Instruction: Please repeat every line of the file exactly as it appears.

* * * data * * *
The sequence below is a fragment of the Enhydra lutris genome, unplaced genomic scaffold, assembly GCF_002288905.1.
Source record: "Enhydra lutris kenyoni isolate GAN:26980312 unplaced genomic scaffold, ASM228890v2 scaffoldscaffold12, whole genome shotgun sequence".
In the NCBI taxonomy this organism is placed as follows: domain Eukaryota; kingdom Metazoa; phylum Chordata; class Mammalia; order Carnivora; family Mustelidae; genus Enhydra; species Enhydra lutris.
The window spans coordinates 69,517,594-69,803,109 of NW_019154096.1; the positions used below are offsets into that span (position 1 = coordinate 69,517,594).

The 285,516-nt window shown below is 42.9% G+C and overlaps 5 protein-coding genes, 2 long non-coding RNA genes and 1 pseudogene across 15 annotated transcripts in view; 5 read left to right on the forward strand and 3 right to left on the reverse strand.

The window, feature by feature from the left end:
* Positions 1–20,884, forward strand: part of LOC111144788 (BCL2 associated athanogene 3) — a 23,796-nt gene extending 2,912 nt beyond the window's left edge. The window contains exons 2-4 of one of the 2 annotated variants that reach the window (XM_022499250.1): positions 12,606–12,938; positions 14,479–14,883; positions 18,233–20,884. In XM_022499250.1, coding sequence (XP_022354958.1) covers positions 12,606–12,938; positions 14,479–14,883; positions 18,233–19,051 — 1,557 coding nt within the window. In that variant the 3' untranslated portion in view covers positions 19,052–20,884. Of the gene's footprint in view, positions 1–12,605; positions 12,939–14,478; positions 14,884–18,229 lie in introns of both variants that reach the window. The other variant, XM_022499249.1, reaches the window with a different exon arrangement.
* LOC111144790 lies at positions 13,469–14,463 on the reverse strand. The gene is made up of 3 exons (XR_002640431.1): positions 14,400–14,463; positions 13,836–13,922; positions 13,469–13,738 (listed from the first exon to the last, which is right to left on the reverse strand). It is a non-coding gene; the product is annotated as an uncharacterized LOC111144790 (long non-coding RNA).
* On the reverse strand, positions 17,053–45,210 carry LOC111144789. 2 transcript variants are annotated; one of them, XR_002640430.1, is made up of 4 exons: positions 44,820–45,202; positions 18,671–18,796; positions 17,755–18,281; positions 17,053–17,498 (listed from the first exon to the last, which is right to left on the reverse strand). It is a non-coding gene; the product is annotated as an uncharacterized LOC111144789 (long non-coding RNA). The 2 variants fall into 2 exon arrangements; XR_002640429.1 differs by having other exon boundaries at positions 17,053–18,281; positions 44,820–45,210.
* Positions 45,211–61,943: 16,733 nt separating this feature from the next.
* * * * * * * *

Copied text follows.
The sequence below is a fragment of the Enhydra lutris genome, unplaced genomic scaffold, assembly GCF_002288905.1.
Source record: "Enhydra lutris kenyoni isolate GAN:26980312 unplaced genomic scaffold, ASM228890v2 scaffoldscaffold12, whole genome shotgun sequence".
In the NCBI taxonomy this organism is placed as follows: domain Eukaryota; kingdom Metazoa; phylum Chordata; class Mammalia; order Carnivora; family Mustelidae; genus Enhydra; species Enhydra lutris.
The window spans coordinates 69,517,594-69,803,109 of NW_019154096.1; the positions used below are offsets into that span (position 1 = coordinate 69,517,594).

The 285,516-nt window shown below is 42.9% G+C and overlaps 5 protein-coding genes, 2 long non-coding RNA genes and 1 pseudogene across 15 annotated transcripts in view; 5 read left to right on the forward strand and 3 right to left on the reverse strand.

The window, feature by feature from the left end:
* Positions 1–20,884, forward strand: part of LOC111144788 (BCL2 associated athanogene 3) — a 23,796-nt gene extending 2,912 nt beyond the window's left edge. The window contains exons 2-4 of one of the 2 annotated variants that reach the window (XM_022499250.1): positions 12,606–12,938; positions 14,479–14,883; positions 18,233–20,884. In XM_022499250.1, coding sequence (XP_022354958.1) covers positions 12,606–12,938; positions 14,479–14,883; positions 18,233–19,051 — 1,557 coding nt within the window. In that variant the 3' untranslated portion in view covers positions 19,052–20,884. Of the gene's footprint in view, positions 1–12,605; positions 12,939–14,478; positions 14,884–18,229 lie in introns of both variants that reach the window. The other variant, XM_022499249.1, reaches the window with a different exon arrangement.
* LOC111144790 lies at positions 13,469–14,463 on the reverse strand. The gene is made up of 3 exons (XR_002640431.1): positions 14,400–14,463; positions 13,836–13,922; positions 13,469–13,738 (listed from the first exon to the last, which is right to left on the reverse strand). It is a non-coding gene; the product is annotated as an uncharacterized LOC111144790 (long non-coding RNA).
* On the reverse strand, positions 17,053–45,210 carry LOC111144789. 2 transcript variants are annotated; one of them, XR_002640430.1, is made up of 4 exons: positions 44,820–45,202; positions 18,671–18,796; positions 17,755–18,281; positions 17,053–17,498 (listed from the first exon to the last, which is right to left on the reverse strand). It is a non-coding gene; the product is annotated as an uncharacterized LOC111144789 (long non-coding RNA). The 2 variants fall into 2 exon arrangements; XR_002640429.1 differs by having other exon boundaries at positions 17,053–18,281; positions 44,820–45,210.
* Positions 45,211–61,943: 16,733 nt separating this feature from the next.